Peloton Gets a Downgrade, Under Armour Upgraded by BMO Capital Markets

Peloton is downgraded by BMO Capital Markets, which maintains its $26 target price on the stock but notes 'that until a path to profitability is proven, it is not hard to argue for further downside.'
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Peloton Interactive's  (PTON) - Get Report rating was downgraded to underperform from market perform by an analyst at BMO Capital Markets who also upgraded Under Armour  (UAA) - Get Report to market perform from underperform.

Shares of Peloton were down 2.4% to $32.69, while Under Armour was up slightly to $9.91.

Analyst Simeon Siegel said in a note to clients that he expects strong stay-at-home related second-half sales for Peloton, but "with the shares +70% from recent lows, so does everyone else and we worry that accelerating member growth will prove a pull-forward of demand, rather than an expansion of it."

Siegel said he remained concerned that Peloton's lower-priced digital offering is essentially “too good” compared with its more-expensive-for-the-same-content Connected Fitness subscription.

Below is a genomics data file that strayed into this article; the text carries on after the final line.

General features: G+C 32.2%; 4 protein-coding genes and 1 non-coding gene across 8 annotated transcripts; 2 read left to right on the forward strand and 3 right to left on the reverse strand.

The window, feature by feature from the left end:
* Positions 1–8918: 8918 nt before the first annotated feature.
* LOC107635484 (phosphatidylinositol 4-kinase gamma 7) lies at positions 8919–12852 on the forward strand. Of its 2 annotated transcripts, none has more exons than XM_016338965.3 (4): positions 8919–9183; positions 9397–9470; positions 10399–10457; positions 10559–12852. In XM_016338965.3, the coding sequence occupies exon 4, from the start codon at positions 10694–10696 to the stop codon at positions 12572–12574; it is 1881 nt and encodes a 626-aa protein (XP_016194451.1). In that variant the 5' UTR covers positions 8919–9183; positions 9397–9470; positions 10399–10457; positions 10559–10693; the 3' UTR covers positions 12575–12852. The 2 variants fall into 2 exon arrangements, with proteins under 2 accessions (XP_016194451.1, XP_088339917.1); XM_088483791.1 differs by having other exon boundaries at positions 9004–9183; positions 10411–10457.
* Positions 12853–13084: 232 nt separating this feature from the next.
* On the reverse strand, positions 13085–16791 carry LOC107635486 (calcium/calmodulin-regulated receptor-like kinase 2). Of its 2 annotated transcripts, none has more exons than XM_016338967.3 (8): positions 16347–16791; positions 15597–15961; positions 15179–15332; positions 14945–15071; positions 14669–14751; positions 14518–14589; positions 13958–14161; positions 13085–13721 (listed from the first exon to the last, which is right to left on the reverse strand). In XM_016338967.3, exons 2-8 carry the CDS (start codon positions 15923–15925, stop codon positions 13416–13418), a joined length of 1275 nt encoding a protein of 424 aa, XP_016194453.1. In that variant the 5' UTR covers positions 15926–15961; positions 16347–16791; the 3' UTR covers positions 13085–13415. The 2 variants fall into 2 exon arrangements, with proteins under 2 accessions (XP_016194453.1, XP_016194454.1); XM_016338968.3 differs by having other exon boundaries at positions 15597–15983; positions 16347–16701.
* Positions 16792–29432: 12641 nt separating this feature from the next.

"We are maintaining our $26 target price, but note that until a path to profitability is proven, it is not hard to argue for further downside," he said.

The New York-based stationary bike, home exercise equipment and online workout company had seen its shares climb amid the extended coronavirus crisis lockdown.

Meanwhile, Siegel said his earlier underperform rating of Under Armour "had been predicated on our concern that the UA brand had already past its peak North America sales and a recognition that it would likely not see those levels again."

"To be clear," said Siegel, who kept his $9 stock price target, "we still (see) the potential for risk ahead. However, we also see the opportunity for management to use a forced revenue reset to focus on profits and, as such, at current levels we choose to move to the sidelines, and will monitor management's future decisions to re-engage."

It is growing increasingly clear that Under Armour is no longer a growth story, Siegel added, and although "Shrink to Grow" stories "generally drive better margins, we believe that is predicated on deep revenue resets." 

"As such, how UA decides to approach its business post Covid-19 will have meaningful repercussions for its future," Siegel said.